Sunday, February 28, 2016

Free trade and war: a review of Avner Offer’s “The First World War: An Agrarian Interpretation”

People who have read my posts in the past two years might have noticed that I discussed several times the origins of World War I (here and here and here). There are two reasons why I believe this is important. First, very few people would disagree that our world is still shaped by what happened then. Not only did the war finish off semi-feudal systems in Europe, and destroyed four empires, it set the world onto Communist, and later Fascist revolutions, and likewise to decolonization. So most of what politically exists today has its origin in 1914. The second reason is that the period which preceded  World War I was a period of most complete globalization up to date, relatively free trade, and (what would be called today) neoliberal policies. Thus the similarities between that world and our own are many.

The theories of what caused the war are almost as numerous as the theories of what caused the fall of the western Roman Empire. Without going into any of them, I think they can be usefully divided into theories that stress economic factors, those that emphasize politics, and finally those that believe in accidents.  For me, and I would say for most economists, it is the former (economic theories) that we are most interested in, and perhaps because of that, find most sensible. In my new book “Global inequality: a new approach for the age of globalization”,  I use one of them, the Hobson-Lenin theory that sees the origin of the war in domestic maldistribution of income, struggle for foreign markets and the need to physically control the territories where the investments are made.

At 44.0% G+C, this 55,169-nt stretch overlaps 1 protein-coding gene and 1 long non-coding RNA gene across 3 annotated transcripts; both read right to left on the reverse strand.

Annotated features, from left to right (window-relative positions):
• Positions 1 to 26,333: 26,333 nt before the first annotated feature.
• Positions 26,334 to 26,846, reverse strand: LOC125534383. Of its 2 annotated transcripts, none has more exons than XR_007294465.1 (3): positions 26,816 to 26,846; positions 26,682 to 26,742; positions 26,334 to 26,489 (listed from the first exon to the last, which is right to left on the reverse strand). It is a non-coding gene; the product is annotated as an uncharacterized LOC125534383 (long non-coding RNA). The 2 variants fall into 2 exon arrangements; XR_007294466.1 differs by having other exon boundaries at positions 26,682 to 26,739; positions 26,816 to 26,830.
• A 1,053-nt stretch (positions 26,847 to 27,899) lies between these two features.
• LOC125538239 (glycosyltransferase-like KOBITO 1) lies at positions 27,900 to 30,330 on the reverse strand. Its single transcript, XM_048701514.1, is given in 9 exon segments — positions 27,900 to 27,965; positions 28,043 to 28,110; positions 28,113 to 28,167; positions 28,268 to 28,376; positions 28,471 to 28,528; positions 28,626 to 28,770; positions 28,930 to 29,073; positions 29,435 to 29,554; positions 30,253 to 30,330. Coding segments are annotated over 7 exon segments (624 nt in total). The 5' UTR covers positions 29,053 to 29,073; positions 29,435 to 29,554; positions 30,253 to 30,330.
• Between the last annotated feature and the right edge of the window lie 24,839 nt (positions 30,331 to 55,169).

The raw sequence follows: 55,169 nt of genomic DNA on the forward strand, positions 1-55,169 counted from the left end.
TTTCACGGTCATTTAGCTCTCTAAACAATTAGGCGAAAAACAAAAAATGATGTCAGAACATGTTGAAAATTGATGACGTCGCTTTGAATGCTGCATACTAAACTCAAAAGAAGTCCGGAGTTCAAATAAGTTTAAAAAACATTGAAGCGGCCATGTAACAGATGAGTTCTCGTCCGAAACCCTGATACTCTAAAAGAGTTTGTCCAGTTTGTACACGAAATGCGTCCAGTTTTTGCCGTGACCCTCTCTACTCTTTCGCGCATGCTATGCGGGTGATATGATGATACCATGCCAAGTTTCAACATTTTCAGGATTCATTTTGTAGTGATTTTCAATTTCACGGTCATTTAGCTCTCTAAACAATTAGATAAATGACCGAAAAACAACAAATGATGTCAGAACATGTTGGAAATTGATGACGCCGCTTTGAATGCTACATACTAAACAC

Avner Offer’s excellent book “The First World War: An Agrarian Interpretation” (published in 1991) also provides an economic, but somewhat different, explanation. Offer’s particular take on the origins of the War may not be as well known, so let me give here a summary and interpretation.

Offer starts with the repeal of the Corn Laws in 1846. The repeal of the Corn Laws opened British agriculture to foreign competition. British agriculture could not compete, so most of the food had to be supplied from overseas. This required control of the seas. The fleet became the substitute for tariffs. Britain became richer as it "allowed" the movement of labor from less productive agriculture to industry, but its economy and society became more fragile. The navy, as Offer nicely puts it, took the role of tariff rates. While the Corn Laws existed, the tariffs made sure that there was enough food for workers; without the Corn Laws, a strong navy had to make sure the food would be shipped to Britain.